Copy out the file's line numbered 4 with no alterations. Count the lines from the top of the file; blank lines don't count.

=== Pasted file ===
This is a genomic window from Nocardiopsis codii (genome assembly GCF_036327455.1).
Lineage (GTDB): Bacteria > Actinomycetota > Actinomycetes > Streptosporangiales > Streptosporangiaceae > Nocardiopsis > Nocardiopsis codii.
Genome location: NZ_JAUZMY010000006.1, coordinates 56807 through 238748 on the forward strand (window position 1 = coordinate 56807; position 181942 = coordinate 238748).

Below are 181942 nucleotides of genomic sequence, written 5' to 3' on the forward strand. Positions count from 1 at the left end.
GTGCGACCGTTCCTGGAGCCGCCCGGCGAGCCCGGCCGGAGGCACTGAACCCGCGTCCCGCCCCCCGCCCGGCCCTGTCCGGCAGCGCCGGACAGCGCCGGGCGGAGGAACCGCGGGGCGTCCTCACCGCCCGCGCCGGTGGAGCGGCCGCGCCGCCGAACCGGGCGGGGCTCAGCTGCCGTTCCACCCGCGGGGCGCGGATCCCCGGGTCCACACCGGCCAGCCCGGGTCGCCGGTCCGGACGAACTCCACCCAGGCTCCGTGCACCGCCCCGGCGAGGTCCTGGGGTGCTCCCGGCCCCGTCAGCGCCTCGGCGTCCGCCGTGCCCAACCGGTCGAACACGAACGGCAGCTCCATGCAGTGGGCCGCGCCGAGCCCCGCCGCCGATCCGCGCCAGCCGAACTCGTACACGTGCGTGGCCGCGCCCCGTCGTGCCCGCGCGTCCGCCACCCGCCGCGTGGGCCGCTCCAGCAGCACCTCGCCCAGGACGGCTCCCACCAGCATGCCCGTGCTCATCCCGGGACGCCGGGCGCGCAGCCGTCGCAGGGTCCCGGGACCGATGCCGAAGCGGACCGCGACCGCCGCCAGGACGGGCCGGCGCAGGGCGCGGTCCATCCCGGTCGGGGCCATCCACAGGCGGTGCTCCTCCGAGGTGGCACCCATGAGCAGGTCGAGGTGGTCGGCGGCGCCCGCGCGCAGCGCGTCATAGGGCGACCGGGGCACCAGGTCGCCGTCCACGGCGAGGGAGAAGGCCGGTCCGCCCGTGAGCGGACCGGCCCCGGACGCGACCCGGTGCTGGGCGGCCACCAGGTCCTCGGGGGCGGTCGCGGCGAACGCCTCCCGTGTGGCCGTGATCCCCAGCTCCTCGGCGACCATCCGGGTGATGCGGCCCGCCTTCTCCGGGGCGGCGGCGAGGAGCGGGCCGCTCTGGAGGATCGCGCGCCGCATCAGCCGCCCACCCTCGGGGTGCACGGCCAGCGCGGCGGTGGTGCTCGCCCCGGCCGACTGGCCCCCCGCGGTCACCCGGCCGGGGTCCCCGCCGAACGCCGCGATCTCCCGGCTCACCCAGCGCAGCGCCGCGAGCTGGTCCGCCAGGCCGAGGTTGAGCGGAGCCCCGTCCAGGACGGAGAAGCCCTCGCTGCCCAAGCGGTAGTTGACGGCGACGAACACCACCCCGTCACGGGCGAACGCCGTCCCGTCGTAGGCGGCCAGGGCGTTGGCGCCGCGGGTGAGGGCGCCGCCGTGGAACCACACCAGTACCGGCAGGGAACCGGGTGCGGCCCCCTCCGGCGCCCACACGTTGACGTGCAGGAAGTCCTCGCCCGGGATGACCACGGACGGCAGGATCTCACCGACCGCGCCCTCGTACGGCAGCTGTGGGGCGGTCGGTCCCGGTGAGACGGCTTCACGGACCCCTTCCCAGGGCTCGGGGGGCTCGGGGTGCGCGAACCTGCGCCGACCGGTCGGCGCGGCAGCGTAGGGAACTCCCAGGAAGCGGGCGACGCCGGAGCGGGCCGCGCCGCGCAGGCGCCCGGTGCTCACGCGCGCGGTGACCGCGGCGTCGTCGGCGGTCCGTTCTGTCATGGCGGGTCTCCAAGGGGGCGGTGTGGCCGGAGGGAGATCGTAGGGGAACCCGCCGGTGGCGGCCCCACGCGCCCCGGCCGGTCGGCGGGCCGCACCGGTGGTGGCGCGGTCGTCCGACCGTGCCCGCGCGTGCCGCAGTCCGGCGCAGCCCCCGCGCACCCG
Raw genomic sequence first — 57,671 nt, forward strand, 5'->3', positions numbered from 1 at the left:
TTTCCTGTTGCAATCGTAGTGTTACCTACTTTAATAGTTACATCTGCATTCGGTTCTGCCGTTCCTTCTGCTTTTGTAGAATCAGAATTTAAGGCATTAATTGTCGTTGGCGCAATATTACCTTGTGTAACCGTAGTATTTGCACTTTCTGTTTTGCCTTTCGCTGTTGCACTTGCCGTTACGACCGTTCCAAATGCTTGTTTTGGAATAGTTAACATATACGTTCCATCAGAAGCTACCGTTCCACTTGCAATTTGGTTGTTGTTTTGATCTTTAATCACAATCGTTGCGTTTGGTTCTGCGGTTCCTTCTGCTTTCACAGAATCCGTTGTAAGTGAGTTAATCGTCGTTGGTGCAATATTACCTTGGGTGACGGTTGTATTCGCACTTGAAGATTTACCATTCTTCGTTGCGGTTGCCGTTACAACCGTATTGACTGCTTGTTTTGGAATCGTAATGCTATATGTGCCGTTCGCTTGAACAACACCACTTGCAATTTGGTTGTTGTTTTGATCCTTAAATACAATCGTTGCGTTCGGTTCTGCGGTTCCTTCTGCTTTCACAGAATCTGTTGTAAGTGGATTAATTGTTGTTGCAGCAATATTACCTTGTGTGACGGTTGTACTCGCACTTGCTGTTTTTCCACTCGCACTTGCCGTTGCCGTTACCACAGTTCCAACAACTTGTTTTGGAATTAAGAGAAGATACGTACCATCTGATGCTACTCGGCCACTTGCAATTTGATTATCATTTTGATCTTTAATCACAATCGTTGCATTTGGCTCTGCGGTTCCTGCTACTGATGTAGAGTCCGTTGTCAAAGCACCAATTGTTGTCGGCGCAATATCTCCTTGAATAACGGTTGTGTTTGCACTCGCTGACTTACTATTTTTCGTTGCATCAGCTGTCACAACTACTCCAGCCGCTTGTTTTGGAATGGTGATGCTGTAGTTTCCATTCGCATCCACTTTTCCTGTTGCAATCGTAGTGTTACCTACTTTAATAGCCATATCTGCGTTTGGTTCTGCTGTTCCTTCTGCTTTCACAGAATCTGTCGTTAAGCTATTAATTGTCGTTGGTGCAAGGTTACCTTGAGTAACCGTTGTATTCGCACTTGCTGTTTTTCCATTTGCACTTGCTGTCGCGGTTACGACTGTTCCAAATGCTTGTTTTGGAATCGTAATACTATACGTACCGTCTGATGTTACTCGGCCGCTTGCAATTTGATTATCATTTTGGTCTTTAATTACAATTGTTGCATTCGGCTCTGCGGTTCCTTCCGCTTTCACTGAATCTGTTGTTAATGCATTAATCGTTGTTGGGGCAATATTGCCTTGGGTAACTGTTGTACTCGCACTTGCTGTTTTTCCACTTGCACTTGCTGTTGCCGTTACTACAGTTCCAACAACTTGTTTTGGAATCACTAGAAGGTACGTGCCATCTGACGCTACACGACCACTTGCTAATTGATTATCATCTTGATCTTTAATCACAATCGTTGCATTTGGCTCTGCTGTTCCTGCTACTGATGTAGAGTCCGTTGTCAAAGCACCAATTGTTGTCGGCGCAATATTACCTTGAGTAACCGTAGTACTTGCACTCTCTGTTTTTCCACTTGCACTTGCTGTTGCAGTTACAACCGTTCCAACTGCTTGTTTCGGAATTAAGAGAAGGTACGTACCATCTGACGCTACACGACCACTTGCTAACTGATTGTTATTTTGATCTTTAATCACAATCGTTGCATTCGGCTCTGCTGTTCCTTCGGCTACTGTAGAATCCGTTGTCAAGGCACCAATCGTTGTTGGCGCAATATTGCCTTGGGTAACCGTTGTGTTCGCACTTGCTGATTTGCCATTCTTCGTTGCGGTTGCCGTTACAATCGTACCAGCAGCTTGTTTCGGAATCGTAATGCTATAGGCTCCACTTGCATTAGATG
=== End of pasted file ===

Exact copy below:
Below are 181942 nucleotides of genomic sequence, written 5' to 3' on the forward strand. Positions count from 1 at the left end.